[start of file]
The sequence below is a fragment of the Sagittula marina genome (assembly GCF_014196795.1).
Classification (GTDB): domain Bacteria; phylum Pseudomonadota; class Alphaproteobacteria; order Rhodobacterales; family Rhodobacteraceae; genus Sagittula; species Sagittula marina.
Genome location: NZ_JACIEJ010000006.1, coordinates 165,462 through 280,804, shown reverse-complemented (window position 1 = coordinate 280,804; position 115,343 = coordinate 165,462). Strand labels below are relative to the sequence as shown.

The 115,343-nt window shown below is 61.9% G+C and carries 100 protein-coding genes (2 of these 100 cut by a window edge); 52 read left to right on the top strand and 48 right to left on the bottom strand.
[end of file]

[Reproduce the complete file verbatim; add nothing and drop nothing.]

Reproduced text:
The sequence below is a fragment of the Sagittula marina genome (assembly GCF_014196795.1).
Classification (GTDB): domain Bacteria; phylum Pseudomonadota; class Alphaproteobacteria; order Rhodobacterales; family Rhodobacteraceae; genus Sagittula; species Sagittula marina.
Genome location: NZ_JACIEJ010000006.1, coordinates 165,462 through 280,804, shown reverse-complemented (window position 1 = coordinate 280,804; position 115,343 = coordinate 165,462). Strand labels below are relative to the sequence as shown.

The 115,343-nt window shown below is 61.9% G+C and carries 100 protein-coding genes (2 of these 100 cut by a window edge); 52 read left to right on the top strand and 48 right to left on the bottom strand.